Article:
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Hal MacDermot [Film Festival 11.09.08] movie review comedy

Year: 2008
Release date: Unknown
Director: Jared Drake
Writers: Jared Drake & Brandon Drake
IMDB: link
Trailer: link
Review by: cyberhal
Rating: 7.6 out of 10

Visioneers is the impressive feature debut of brothers Jared and Brandon Drake. A story driven exploration of an already here Corporate Dystopia, and what it takes to survive as a human being. The flick came in at under $1m and the Bros Drake adapt to circumstance by making great use of simple and retro technology. Clever dialogue had me laughing my ass off, especially in the first half, and made me think of a light hearted version of Hal Hartley in movies like the Unbelievable Truth. I love absurdist humor and word games. I thought the story lost a bit of its power when it got into the love and pole vaulting can conquer all, but I know others will disagree with me on that. Check out the official site website, it's pretty nifty.

"George Washington Winsterhammerman lives an ordinary life. He has a wife, a kid, a house and a boat. Every day George goes to work as a Level Three Tunt at the Jeffers Corporation, the largest and most profitable corporation in the history of humankind. Though he lives an utterly comfortable life, George is growing nervous. People around him have begun exploding—literally. Fearing he might be next, George visits his doctor and learns that his recurring dreams are a symptom of impending explosion. Unfortunately, George can't stop dreaming, and as the explosion epidemic worsens, he is forced to question the life he's been living."

Exploding office workers? Level Three Tunts? A corporate logo that's giving the finger? I'm laughing right off the bat. The way these guys make fun of the retarded corporation speak that poisons our lives is ace. Think of Starbucks. You can't even get a small or big coffee you have to get something called a Venti or a Tall, whatever the hell that means. In Visioneers, George (Zach Galifianakis, Dog Bites Man, What Happens in Vegas) runs a cell of office workers who greet each other with a "Good Jeffers Morning" and the finger sign. At home they wear Jeffers leisure wear a la Idiocracy. He wears a Terry Gilliam type eyepiece to read the small print in his documents (I guess that's part of the Visioneer meaning). In the office a PA system goes off every minute to tell them how many minutes of productivity they've got left in the week, even though it looks like they do sweet FA. Watch out for the George Washington dream sequences.

Zach Galifianakis gives a great performance. He's the epitome of the frustrated and angst ridden white collar worker - lots of money and a big boat and it all means nothing, he's still afraid he'll explode. As an ex office worker I could totally relate to him, and if fact in the Q & A after, the Bros Drake said they were actually trying to reflect their own experiences of rubbish corporate jobs rather than do the whole Brave New World/1984 thing. George has a beautiful wife, Michelle (Judy Greer) but he's impotent. Greer's performance is a gem, and she spends most of the movie obsessing over (hilarious) inspirational videos featuring Missi Pyle. I want to meet Missi Pyle. As the story develops, the scenes of corporate hell give way to George reaching out for his humanity in the shape of a sacked co-worker, the beautiful Mia Maestro. I never really understood why she fancied George, but maybe it's cause I'm not a girl, at least last time I looked. The other symbol of hope is George's brother who's turned his back on the Jeffers Corp and camps out in the back yard, learning pole vaulting (hmm…) and becomes a magnet for free-spirit Woodstock types to join him (note to QE: not sure how you'll take the hippies in these scenes mate, I wasn't too sure either).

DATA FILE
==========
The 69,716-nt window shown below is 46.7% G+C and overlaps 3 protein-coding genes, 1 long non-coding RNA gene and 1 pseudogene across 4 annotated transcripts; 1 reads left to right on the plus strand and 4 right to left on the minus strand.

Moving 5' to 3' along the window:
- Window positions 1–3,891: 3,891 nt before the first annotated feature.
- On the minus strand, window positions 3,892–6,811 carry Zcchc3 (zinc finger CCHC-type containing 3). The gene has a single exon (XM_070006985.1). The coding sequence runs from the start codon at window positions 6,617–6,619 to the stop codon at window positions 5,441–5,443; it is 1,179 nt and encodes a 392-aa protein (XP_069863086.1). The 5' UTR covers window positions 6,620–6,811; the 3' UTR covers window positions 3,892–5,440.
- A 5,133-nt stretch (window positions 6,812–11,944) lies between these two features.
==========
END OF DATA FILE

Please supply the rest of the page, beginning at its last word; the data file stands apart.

The shooting style is classic, as opposed to crazy angles and cuts, and I think that it suits the office set piece scenes very well. The Bros Drake don't even try for fancy FX, but instead make virtue of retro low tech, which I think works really well. The telephones are rotary and the Jeffers "Personality Inhibitors" (you get wired up if you seem a threat) are just bits of rectangle plastic stuck on the skin. The score is melodious indie toonz. One story point I didn't really get was, if Jeffers was so all powerful, how was it so easy for George to remove the evil Personality Inhibitor off one of the characters? The Q & A session with the Directors and cast after didn't illuminate much either. Actually, I thought the whole Q & A was pretty lame. Maybe it was because they were nervous, but every time the Bros were asked a question about their flick, they had no answers or hadn't thought about it. Come on lads, only Bob Dylan can get away with feigning that stuff. Visioneers is a good movie to see for anyone with a deep distrust of corporate America and an absurdist sense of humor, for example me.

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agentorange (14 years ago) Reply

Sounds really funny. I've been wanting to see this since the trailer dropped.


Anonymous (14 years ago) Reply

Great film. Saw it at Austin. The audience ate it up. I'm counting on it finding distribution. I can't image it won't.

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